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Let's Build a Bitbucket Add-on in Clojure! - Part 4: Talking to Bitbucket

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Let's Build a Bitbucket Add-on in Clojure! - Part 4: Talking to Bitbucket

Check out this tutorial on building a Bitbucket add-on in Clojure, concentrating on talkint to Bitbucket, browser vs. server-side calls, and more!

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In part 3 of this series we added REST and JSON capabilities to our add-on. However most Atlassian Connect add-ons will want to add some user-interface elements to the Bitbucket repository too, usually by working with data from the repository. To get this data, the add-on will need to talk to Bitbucket directly. In this installment, we'll look at a couple of ways to do this, including how to authenticate using the handshake information we received in the previous blog post.

Talking to Bitbucket

The real power of Atlassian Connect is the ability to modify Bitbucket's UI to expand its functionality. However for most add-ons this will entail communicating with Bitbucket via the API to interact with a user's repository and other information. This is why in the previous installment when we implemented the calls that Bitbucket will make back to our add-on we left out the /connect-example endpoint which serves up the HTML component that will be embedded into Bitbucket. Before we can fill out this endpoint we need to be able to fetch some metadata about the repository from Bitbucket.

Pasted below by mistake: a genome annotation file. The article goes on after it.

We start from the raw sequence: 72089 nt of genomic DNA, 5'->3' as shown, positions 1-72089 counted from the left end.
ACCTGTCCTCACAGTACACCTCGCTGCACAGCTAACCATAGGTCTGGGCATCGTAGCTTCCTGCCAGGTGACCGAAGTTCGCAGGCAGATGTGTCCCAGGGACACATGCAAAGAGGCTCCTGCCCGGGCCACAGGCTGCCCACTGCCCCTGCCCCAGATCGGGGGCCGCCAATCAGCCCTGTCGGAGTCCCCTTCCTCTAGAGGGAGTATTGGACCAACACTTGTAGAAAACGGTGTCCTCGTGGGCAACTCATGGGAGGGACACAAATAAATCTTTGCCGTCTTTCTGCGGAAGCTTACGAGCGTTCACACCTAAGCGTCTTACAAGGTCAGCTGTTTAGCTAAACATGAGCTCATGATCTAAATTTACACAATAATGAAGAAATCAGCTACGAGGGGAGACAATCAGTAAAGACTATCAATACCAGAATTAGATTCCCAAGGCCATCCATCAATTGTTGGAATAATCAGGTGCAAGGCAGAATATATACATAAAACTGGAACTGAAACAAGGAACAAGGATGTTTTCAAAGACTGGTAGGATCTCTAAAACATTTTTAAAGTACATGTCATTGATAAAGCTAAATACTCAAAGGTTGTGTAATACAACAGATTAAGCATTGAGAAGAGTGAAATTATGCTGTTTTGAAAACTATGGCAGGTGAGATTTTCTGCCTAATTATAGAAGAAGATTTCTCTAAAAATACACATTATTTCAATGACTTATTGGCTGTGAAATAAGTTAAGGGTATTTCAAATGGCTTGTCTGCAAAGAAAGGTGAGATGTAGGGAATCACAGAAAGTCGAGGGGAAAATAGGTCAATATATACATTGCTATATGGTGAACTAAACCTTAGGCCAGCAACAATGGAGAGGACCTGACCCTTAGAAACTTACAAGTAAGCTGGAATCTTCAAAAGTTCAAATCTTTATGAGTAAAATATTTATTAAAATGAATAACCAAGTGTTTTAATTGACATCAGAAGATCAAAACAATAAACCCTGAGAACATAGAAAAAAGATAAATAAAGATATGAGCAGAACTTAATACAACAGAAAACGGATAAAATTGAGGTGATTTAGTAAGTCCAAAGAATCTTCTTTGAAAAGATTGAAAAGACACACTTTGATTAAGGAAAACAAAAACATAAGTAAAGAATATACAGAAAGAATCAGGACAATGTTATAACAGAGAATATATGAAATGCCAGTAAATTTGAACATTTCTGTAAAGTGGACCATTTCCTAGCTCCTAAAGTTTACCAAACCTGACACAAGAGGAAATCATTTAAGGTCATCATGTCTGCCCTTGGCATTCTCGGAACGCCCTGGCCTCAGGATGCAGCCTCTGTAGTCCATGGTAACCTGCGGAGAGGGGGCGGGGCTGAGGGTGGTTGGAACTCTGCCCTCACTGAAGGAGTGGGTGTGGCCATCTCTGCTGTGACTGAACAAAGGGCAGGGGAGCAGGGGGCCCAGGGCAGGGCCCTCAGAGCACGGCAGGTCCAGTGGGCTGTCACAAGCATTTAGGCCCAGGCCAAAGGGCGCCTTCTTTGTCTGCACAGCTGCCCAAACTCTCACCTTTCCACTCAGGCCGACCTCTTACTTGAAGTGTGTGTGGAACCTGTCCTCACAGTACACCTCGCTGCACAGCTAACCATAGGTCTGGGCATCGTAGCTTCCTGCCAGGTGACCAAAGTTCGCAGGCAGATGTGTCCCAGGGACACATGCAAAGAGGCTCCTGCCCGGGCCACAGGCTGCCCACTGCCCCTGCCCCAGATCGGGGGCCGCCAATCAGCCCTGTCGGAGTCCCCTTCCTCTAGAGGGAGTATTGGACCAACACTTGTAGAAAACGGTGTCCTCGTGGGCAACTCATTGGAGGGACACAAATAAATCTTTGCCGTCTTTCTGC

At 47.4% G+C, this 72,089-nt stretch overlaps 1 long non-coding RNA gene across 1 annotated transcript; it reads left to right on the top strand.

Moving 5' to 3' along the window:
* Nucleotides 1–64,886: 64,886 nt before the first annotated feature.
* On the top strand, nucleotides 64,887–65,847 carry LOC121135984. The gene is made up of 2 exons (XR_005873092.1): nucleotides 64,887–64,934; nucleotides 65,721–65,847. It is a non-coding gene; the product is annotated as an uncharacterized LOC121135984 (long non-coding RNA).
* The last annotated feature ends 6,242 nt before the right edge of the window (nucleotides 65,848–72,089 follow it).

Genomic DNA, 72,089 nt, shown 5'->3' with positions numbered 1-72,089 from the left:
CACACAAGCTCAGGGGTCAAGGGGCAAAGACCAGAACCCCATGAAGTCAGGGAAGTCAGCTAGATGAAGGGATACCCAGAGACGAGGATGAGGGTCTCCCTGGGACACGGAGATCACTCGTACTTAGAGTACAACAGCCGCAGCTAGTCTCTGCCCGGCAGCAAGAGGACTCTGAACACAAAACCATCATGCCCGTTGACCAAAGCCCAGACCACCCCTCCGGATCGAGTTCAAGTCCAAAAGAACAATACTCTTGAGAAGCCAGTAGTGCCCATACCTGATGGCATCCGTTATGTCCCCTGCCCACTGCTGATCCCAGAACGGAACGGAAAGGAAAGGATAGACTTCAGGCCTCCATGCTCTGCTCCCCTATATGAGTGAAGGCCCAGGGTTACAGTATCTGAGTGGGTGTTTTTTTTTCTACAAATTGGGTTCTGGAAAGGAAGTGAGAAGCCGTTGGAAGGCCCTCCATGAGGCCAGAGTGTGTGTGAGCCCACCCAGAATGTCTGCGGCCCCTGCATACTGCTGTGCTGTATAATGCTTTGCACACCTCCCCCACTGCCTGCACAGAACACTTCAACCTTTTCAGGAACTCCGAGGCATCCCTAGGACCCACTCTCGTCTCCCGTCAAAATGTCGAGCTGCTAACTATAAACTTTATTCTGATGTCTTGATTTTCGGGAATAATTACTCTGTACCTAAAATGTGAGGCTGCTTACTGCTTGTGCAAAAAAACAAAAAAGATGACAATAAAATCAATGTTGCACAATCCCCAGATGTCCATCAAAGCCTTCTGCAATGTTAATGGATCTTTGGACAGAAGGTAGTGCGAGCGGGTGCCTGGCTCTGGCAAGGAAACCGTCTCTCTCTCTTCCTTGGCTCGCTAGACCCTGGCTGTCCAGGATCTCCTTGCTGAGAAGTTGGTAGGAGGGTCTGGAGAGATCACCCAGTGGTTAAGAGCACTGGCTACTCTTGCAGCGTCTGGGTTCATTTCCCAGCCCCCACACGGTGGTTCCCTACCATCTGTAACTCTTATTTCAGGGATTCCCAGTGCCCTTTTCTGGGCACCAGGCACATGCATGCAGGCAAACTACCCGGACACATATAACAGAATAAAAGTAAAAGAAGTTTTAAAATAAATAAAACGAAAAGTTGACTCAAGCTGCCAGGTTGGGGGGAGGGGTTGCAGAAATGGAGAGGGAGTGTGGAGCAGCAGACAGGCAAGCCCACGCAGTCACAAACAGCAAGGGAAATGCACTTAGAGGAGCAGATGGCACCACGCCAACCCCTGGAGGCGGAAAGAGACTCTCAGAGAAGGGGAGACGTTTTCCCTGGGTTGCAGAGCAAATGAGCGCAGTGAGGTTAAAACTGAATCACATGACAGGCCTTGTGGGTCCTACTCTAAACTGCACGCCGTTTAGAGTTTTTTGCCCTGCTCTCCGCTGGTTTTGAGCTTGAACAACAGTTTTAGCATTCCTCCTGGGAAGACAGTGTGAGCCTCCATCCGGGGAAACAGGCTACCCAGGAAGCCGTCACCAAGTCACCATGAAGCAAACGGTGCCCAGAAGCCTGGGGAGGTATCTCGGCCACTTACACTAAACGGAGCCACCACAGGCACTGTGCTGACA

Two Methods: Browser or Server-side Calls

The Bitbucket API can be accessed via two methods; server-side calls, or from the browser UI component itself via JavaScript. We'll use both in our example, so let's define our UI component template in resources/views/connect-example.selmer:

<!doctype html>
<html>
  <head>
    <title>Atlassian Connect</title>

    <link rel="stylesheet" href="//aui-cdn.atlassian.com/aui-adg/5.6.11/css/aui.css" media="all">
    <link rel="stylesheet" href="//aui-cdn.atlassian.com/aui-adg/5.6.11/css/aui-experimental.css" media="all">
    <!--[if IE 9]><link rel="stylesheet" href="//aui-cdn.atlassian.com/aui-adg/5.6.11/css/aui-ie9.css" media="all"><![endif]-->
    <link rel="stylesheet" href="/css/addon.css" type="text/css" />

    <script src="//ajax.googleapis.com/ajax/libs/jquery/1.8.3/jquery.min.js"></script>